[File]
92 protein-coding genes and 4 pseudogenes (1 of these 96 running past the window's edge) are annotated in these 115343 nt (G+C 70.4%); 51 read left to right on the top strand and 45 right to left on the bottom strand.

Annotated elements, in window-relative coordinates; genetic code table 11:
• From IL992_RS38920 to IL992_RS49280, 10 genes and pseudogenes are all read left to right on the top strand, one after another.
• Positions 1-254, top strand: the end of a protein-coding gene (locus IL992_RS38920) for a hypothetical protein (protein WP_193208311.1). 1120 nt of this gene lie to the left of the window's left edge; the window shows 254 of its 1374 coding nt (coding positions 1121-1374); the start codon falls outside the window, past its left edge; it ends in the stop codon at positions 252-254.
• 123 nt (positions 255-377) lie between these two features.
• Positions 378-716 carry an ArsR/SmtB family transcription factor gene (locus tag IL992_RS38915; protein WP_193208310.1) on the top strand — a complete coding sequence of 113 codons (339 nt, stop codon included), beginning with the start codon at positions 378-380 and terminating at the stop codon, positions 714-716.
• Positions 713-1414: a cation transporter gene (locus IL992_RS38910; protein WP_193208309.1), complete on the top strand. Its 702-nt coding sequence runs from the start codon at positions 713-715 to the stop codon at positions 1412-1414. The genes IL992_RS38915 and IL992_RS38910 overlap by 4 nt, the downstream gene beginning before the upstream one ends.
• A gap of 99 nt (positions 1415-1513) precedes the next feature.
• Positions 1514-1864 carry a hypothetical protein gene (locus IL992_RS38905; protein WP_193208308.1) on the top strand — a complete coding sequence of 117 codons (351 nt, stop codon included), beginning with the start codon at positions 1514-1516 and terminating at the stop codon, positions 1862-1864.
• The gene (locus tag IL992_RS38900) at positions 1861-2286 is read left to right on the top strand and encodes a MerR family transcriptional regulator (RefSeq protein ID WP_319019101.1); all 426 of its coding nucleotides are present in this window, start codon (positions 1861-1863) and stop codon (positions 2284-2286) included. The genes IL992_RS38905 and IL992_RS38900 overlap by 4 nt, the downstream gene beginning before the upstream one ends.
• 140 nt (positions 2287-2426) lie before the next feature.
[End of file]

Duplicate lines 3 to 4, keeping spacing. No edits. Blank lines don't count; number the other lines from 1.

• From IL992_RS38920 to IL992_RS49280, 10 genes and pseudogenes are all read left to right on the top strand, one after another.
• Positions 1-254, top strand: the end of a protein-coding gene (locus IL992_RS38920) for a hypothetical protein (protein WP_193208311.1). 1120 nt of this gene lie to the left of the window's left edge; the window shows 254 of its 1374 coding nt (coding positions 1121-1374); the start codon falls outside the window, past its left edge; it ends in the stop codon at positions 252-254.